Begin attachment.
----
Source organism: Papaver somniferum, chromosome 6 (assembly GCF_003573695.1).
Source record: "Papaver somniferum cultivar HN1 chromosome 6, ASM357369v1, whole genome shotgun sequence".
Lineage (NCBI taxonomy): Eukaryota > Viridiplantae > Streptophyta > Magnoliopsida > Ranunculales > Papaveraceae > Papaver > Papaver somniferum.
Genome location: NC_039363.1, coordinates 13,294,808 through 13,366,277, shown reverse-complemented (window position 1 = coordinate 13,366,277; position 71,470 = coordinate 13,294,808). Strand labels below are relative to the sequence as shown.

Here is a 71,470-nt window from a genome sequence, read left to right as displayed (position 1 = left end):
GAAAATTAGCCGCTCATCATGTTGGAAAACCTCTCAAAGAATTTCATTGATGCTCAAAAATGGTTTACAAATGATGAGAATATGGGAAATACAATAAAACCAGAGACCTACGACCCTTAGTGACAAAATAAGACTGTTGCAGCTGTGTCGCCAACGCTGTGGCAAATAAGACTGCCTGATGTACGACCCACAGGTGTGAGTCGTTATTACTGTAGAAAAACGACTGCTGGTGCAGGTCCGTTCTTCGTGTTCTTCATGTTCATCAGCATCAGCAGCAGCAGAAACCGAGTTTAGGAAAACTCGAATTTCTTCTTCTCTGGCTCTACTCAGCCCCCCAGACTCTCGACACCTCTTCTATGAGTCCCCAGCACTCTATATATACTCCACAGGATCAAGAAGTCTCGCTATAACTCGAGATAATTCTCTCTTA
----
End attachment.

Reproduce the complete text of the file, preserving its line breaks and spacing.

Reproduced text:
Source organism: Papaver somniferum, chromosome 6 (assembly GCF_003573695.1).
Source record: "Papaver somniferum cultivar HN1 chromosome 6, ASM357369v1, whole genome shotgun sequence".
Lineage (NCBI taxonomy): Eukaryota > Viridiplantae > Streptophyta > Magnoliopsida > Ranunculales > Papaveraceae > Papaver > Papaver somniferum.
Genome location: NC_039363.1, coordinates 13,294,808 through 13,366,277, shown reverse-complemented (window position 1 = coordinate 13,366,277; position 71,470 = coordinate 13,294,808). Strand labels below are relative to the sequence as shown.

Here is a 71,470-nt window from a genome sequence, read left to right as displayed (position 1 = left end):
GAAAATTAGCCGCTCATCATGTTGGAAAACCTCTCAAAGAATTTCATTGATGCTCAAAAATGGTTTACAAATGATGAGAATATGGGAAATACAATAAAACCAGAGACCTACGACCCTTAGTGACAAAATAAGACTGTTGCAGCTGTGTCGCCAACGCTGTGGCAAATAAGACTGCCTGATGTACGACCCACAGGTGTGAGTCGTTATTACTGTAGAAAAACGACTGCTGGTGCAGGTCCGTTCTTCGTGTTCTTCATGTTCATCAGCATCAGCAGCAGCAGAAACCGAGTTTAGGAAAACTCGAATTTCTTCTTCTCTGGCTCTACTCAGCCCCCCAGACTCTCGACACCTCTTCTATGAGTCCCCAGCACTCTATATATACTCCACAGGATCAAGAAGTCTCGCTATAACTCGAGATAATTCTCTCTTA